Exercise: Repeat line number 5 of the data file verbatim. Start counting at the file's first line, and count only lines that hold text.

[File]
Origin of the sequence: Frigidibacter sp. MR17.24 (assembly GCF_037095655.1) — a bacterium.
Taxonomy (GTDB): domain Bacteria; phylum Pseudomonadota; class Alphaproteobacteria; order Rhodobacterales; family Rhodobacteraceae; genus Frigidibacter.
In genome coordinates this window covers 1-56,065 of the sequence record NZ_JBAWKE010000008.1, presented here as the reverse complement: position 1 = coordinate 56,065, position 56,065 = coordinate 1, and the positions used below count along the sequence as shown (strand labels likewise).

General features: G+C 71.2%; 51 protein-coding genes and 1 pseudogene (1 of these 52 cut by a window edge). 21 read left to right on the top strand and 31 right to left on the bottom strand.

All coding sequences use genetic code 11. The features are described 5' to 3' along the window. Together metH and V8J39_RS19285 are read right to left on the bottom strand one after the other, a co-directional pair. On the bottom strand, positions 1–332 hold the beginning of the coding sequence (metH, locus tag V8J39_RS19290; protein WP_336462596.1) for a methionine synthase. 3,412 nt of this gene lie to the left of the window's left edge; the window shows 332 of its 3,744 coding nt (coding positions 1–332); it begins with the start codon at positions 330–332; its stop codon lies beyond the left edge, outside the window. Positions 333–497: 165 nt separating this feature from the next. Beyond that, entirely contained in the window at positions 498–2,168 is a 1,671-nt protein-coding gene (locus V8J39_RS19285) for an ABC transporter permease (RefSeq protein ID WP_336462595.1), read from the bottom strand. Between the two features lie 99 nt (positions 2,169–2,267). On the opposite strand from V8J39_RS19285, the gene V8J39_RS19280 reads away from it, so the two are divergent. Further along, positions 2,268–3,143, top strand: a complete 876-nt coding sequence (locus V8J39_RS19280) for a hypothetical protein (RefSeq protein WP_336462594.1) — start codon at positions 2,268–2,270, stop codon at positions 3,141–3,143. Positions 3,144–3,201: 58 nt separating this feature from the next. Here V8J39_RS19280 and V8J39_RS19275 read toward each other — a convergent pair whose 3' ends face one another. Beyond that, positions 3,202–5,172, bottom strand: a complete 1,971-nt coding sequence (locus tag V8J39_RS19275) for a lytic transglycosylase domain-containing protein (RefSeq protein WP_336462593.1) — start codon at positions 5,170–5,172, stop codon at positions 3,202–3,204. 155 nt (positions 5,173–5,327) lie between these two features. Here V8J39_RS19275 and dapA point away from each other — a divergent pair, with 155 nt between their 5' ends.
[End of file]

All coding sequences use genetic code 11. The features are described 5' to 3' along the window. Together metH and V8J39_RS19285 are read right to left on the bottom strand one after the other, a co-directional pair. On the bottom strand, positions 1–332 hold the beginning of the coding sequence (metH, locus tag V8J39_RS19290; protein WP_336462596.1) for a methionine synthase. 3,412 nt of this gene lie to the left of the window's left edge; the window shows 332 of its 3,744 coding nt (coding positions 1–332); it begins with the start codon at positions 330–332; its stop codon lies beyond the left edge, outside the window. Positions 333–497: 165 nt separating this feature from the next. Beyond that, entirely contained in the window at positions 498–2,168 is a 1,671-nt protein-coding gene (locus V8J39_RS19285) for an ABC transporter permease (RefSeq protein ID WP_336462595.1), read from the bottom strand. Between the two features lie 99 nt (positions 2,169–2,267). On the opposite strand from V8J39_RS19285, the gene V8J39_RS19280 reads away from it, so the two are divergent. Further along, positions 2,268–3,143, top strand: a complete 876-nt coding sequence (locus V8J39_RS19280) for a hypothetical protein (RefSeq protein WP_336462594.1) — start codon at positions 2,268–2,270, stop codon at positions 3,141–3,143. Positions 3,144–3,201: 58 nt separating this feature from the next. Here V8J39_RS19280 and V8J39_RS19275 read toward each other — a convergent pair whose 3' ends face one another. Beyond that, positions 3,202–5,172, bottom strand: a complete 1,971-nt coding sequence (locus tag V8J39_RS19275) for a lytic transglycosylase domain-containing protein (RefSeq protein WP_336462593.1) — start codon at positions 5,170–5,172, stop codon at positions 3,202–3,204. 155 nt (positions 5,173–5,327) lie between these two features. Here V8J39_RS19275 and dapA point away from each other — a divergent pair, with 155 nt between their 5' ends.